Interestingly during the war for American independence of 1775-83, British ministers came to try whenever possible to use German “allies,” or “Hessian” mercenaries as the Americans called them, in the front lines. Not only were they excellent and ruthless soldiers who terrified the Americans, but the deaths of German soldiers were not nearly as likely to turn British public opinion against the war as would the deaths of British soldiers. Eventually they realized also that since the Americans couldn’t communicate with the non-English speaking Germans easily, the Germans were less likely than British soldiers to be able to be induced to desert by promises of a farm and a pretty American wife. The drip-drip-drip of British young soldiers who disappeared into American communities was a constant source of concern in London’s halls of power. The Americans tried German-language propaganda on the German soldiers as well; but mostly it was in Pennsylvania, where there were many German-speaking Americans with, uh, marriageable daughters, that any numbers of “Hessians” tended to desert.
In short, even amidst (sometimes violent) political differences a shared language still creates a commonality of community that nothing else does. The United Kingdom choosing to leave the European Union organization in 2019 is akin to California, Oregon, Washington State, and Nevada leaving the US. Much is said in media of that UK withdrawal being close to suicidal for the UK (and which yet somehow doesn’t drive it to lower than the US in that survey?), but far less is shared about it being a punch in the gut for the EU as well. Not only will the UK’s economic muscle (and monetary contributions) vanish from the EU, but the EU losing the UK’s 70 million people means English will from then on be spoken as a native language by a far smaller percentage of the 300 million EU population – mostly by only some 4.5 million in the Republic of Ireland.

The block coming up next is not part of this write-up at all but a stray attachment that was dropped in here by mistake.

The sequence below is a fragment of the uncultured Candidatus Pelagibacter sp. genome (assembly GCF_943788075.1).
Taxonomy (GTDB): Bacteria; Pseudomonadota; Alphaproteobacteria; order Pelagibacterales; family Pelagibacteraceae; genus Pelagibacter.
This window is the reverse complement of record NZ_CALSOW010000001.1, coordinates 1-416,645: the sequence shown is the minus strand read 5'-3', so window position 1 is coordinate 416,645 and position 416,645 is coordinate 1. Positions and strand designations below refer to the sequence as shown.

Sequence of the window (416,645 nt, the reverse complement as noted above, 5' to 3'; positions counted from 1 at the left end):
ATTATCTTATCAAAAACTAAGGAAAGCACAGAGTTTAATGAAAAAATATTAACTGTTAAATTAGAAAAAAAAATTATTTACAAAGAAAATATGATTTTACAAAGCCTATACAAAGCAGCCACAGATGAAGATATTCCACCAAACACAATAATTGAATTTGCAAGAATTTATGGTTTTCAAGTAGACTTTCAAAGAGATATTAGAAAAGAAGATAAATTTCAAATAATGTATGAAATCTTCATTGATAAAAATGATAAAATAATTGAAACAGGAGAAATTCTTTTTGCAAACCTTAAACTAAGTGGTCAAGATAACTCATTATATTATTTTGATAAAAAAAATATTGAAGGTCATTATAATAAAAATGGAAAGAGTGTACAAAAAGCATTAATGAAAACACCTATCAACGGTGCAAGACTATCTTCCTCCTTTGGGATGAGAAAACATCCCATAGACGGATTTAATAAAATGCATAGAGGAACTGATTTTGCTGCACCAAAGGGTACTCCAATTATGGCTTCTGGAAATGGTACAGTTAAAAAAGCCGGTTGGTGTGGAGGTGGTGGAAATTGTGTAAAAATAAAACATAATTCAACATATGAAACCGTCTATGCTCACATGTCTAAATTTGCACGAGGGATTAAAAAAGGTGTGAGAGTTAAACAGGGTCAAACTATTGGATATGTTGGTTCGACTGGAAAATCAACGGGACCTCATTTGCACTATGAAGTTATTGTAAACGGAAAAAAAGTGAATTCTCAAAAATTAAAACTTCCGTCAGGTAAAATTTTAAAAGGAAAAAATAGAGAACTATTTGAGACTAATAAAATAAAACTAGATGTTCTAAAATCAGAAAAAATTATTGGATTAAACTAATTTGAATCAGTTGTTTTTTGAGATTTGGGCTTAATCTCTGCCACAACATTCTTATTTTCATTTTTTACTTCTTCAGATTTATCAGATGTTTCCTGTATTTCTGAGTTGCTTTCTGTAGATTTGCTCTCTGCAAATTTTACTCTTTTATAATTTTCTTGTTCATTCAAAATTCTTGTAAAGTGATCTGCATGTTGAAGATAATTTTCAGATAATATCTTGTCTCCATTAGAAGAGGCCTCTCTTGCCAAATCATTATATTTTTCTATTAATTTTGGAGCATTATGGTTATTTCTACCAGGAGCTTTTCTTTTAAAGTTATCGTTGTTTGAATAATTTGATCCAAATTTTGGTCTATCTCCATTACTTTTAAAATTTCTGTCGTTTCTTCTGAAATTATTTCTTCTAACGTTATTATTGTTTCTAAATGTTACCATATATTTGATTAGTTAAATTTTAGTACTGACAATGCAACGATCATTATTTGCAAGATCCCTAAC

Indeed English is often spoken between Europeans who do not speak another common language. Leaving aside the matter of Europe’s having arisen as a multitude of small and distinct countries over centuries, the EU has an even bigger problem which it has not been able to overcome since the founding of the Common Market in 1957, and probably never will. The lack of a dominant language makes creating a continent-wide “ever closer union” in fact close to impossible – although that reality doesn’t appear to stop the idea from continuing to drive EU policies.